Built in 1908 as a monument to honor Ohio’s veterans of the Civil War, the building at 1225 Elm St. once more commonly known as the Hamilton County Memorial Building has long been overshadowed by its much larger neighbor just to the north, Music Hall.
Memorial Hall Manager Joshua Steele estimates that renovating the building has been the subject of some discussion since the 1980s. But it’s only now that the turn-of-the-century building has received a much-needed update.
After being closed for more than a year, Memorial Hall opens its enormous steel doors to the public Friday.
“All of the aesthetics of the building have been significantly cleaned up,” Steele said. “All of the plaster work, all of the fabulous paint work has been really meticulously restored.
“One thing I like to point out to people when they come in is that there’s no wallpaper in this building. Everything you see on the wall is hand-painted, which is fantastic.”
The beautification of the building is an important facet of the $11 million renovation. Visitors familiar with the building will notice immediately when they see the more brightly colored ballroom walls on the first floor.
The most noticeable changes, though, are in the theater that occupies the second and third stories of the building. The stage has been extended and a backstage area was added, providing more options for live entertainment in the intimate venue. The theater’s lighting and sound systems have been modernized, and a new video projection system -- complete with a 20-foot screen -- was installed.
Not only will visitors get better production value, they’ll also get a more comfortable experience. The seating in the theater has been completely redone, now featuring wider, padded seats. And for the first time in its history, Memorial Hall now has air conditioning, finally providing a means to cool the building during hot summer days.
Other upgrades include an addition to the Grant Street-facing rear of the building to accommodate a freight elevator, and a modernized kitchen for events.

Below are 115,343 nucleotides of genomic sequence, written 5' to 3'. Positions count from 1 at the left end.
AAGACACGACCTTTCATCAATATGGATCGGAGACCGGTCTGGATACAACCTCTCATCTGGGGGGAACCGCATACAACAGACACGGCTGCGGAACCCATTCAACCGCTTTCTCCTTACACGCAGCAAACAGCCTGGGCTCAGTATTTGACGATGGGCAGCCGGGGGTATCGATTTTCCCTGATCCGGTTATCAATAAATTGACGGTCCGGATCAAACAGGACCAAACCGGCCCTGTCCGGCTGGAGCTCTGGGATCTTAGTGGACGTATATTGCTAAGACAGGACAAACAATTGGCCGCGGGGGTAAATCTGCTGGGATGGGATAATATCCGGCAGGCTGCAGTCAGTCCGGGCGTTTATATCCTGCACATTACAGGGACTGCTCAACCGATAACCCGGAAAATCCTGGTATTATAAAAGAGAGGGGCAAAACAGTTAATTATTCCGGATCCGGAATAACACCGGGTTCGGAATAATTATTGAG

Steele envisions the theater being used for a variety of entertainment options, including films, lectures, stand-up comedy and family-oriented theatrical programming.
Although 3CDC has taken over the day-to-day operations of the building, the Memorial Hall Society will continue to plan some of the venue’s programming. The Society’s new Longworth-Anderson Series will bring in critically acclaimed musicians to Cincinnati, including Rosanne Cash with John Leventhal (Feb. 10), Pink Martini (March 9), Richard Thompson (April 7) and Sarah Jarosz (June 9).
“The series offers a winning combination of Grammy Award-winning performers and bands playing in a perfect jewel of a theater,” Memorial Hall Society Chairman Bill Baumann said. “This high-quality series will highlight the value of having this important historic building with its beautiful, intimate theater as part of our city’s cultural district around Washington Park.”
But there’s no need to wait for an opportunity to enjoy Memorial Hall. Every weekend in December and during the entire week of Christmas, the venue will host Brickmas, a holiday-themed Lego display. Children and adults alike will marvel at Lego recreations of some of the city’s most iconic structures, including Fountain Square, Music Hall, and of course, Memorial Hall.
Tickets to Brickmas are $10 per person, and includes free access to holiday movies being shown on the theater’s new projection system.